Tuesday, March 24, 2009
"I consider myself a progressive Republican. I am liberal on social issues, and I think that the party is at a place where social issues shouldn't define the party...in fairness to me, I am a different generation than the people that are giving me heat...I think there's such a generation gap that the people that don't understand me, I actually take it as compliment, that sort of this new young Republican can come forward and make progress and be successful in the ways that this party has currently failed."
This from Meghan McCain last night on CNN. There's been a lot of talk among Republicans about solidifying the party and getting our act together. I don't have the answer to that one, honestly. But I have to differ with Ms. McCain when she says that the "party is at a place where social issues shouldn't define the party." To a point, this is true, but not completely. I can't separate the social issues from the party.
On the topic of social issues I think there is much to divide Republicans from Democrats. At least, there used to be. Now, it seems that many Republicans are, as Ms. McCain says, Progressive Republicans, whatever that means. I think it means Republicans that think like Democrats. Is it Republicans who believe in fiscal responsibility but are liberal in social issues? Or just a neutral mix of both parties, making one sort of non-denominational party?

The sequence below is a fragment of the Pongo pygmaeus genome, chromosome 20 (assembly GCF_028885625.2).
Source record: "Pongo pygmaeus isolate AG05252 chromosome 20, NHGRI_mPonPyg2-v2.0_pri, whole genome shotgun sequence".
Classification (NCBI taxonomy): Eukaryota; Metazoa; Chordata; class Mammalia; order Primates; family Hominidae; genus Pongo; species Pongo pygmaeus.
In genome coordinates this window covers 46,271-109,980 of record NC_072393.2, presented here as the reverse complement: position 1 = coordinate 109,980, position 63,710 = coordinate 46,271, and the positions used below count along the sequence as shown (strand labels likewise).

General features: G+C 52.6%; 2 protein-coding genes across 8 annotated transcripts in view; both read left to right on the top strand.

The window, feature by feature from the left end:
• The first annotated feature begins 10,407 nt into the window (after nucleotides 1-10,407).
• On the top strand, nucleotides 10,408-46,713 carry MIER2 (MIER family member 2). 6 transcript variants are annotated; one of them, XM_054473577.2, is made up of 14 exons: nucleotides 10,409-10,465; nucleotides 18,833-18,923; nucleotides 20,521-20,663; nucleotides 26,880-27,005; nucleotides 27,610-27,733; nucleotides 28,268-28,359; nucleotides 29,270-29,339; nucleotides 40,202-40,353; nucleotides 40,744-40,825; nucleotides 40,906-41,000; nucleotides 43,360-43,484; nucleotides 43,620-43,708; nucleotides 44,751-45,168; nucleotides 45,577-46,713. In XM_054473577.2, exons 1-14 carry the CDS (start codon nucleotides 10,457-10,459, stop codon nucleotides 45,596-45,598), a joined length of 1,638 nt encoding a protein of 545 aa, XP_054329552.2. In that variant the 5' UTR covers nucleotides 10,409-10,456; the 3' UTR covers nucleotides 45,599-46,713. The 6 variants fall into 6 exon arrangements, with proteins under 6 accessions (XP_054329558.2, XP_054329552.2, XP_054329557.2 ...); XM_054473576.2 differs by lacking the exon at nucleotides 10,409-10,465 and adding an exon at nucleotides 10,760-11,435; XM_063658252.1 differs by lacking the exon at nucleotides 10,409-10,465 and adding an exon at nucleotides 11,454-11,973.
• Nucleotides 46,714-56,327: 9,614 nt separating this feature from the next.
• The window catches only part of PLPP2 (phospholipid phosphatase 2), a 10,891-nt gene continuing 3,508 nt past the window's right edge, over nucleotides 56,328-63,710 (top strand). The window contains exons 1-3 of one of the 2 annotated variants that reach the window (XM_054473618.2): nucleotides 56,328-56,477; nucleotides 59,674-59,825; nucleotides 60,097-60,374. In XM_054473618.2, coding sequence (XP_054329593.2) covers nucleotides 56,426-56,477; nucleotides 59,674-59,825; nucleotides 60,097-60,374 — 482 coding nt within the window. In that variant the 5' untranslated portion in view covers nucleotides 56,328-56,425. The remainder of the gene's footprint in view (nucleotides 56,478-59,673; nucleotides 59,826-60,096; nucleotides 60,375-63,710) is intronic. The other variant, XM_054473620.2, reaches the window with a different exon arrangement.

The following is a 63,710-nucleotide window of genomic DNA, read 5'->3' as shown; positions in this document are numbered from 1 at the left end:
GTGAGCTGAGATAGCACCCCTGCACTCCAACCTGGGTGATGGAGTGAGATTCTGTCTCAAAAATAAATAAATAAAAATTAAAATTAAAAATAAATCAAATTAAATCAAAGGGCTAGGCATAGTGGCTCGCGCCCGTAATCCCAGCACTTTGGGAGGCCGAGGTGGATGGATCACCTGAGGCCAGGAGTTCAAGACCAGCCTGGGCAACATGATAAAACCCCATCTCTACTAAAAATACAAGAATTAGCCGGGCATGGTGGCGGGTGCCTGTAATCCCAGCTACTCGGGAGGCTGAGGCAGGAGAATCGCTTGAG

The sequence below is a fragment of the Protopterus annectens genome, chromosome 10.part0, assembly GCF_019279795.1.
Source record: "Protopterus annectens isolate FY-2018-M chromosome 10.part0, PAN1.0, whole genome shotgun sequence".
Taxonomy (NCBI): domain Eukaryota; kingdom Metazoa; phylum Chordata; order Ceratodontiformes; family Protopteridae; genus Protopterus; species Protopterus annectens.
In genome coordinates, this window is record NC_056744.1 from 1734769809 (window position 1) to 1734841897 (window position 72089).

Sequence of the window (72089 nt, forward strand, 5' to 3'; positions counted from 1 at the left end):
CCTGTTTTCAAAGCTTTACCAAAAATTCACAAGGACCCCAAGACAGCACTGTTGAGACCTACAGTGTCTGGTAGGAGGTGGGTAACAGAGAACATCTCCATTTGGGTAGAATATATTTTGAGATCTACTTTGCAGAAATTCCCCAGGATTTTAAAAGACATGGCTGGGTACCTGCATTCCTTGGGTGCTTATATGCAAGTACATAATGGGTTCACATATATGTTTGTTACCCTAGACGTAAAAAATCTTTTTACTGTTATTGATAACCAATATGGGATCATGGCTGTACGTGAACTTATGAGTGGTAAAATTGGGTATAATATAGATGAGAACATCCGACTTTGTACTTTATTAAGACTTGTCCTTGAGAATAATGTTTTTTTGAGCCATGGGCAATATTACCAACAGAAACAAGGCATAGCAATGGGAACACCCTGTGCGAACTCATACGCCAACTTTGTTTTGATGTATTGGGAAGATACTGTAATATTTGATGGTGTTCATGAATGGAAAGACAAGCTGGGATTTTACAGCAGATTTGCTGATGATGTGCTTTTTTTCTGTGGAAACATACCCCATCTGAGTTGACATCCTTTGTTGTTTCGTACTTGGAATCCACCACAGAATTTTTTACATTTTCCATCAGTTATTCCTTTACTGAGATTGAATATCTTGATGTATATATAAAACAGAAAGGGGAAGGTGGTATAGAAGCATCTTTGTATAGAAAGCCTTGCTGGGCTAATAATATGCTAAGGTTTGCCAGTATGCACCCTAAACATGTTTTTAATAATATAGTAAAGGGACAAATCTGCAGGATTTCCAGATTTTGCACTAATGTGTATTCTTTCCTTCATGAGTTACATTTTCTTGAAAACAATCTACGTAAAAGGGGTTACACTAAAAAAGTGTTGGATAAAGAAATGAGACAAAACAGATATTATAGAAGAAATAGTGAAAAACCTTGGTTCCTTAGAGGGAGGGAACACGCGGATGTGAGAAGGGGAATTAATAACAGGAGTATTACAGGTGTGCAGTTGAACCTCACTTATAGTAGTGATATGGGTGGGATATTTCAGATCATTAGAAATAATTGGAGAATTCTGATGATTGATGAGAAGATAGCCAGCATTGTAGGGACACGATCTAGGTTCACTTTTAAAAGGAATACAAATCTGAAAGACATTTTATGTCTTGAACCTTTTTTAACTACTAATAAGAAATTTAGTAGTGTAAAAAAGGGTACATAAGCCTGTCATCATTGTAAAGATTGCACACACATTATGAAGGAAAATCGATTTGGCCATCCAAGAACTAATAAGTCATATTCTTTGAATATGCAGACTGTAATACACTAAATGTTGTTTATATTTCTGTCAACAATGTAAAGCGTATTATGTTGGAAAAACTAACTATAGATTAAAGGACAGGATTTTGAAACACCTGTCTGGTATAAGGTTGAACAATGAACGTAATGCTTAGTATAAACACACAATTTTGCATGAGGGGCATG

I not qualified to say what the Republican party should do to win back Congress in 2010 or the White House in 2012, but I know who will get my vote. That would be a Conservative candidate; one that believes in fiscal responsibility, strong national security, and conservative on social issues. I don't think "conservative" has to be "hard line." Ms. McCain makes the valid point that we all have certain issues in which we find ourselves more flexible or more liberal. But a true Conservative has fewer of those issues than say, a Progressive Republican.
I'm looking for candidates that are more to the conservative end of the spectrum.
Chris Good, writing for The Atlantic, says that "McCain could foster a social liberalism among young conservatives--or a conservatism among young social liberals--and become that model 'new young Republican.'"
Then, aren't they Democrats?
The bottom line for me, though, is that I don't think Meghan McCain charming as she is, is the same kind of Republican that I am.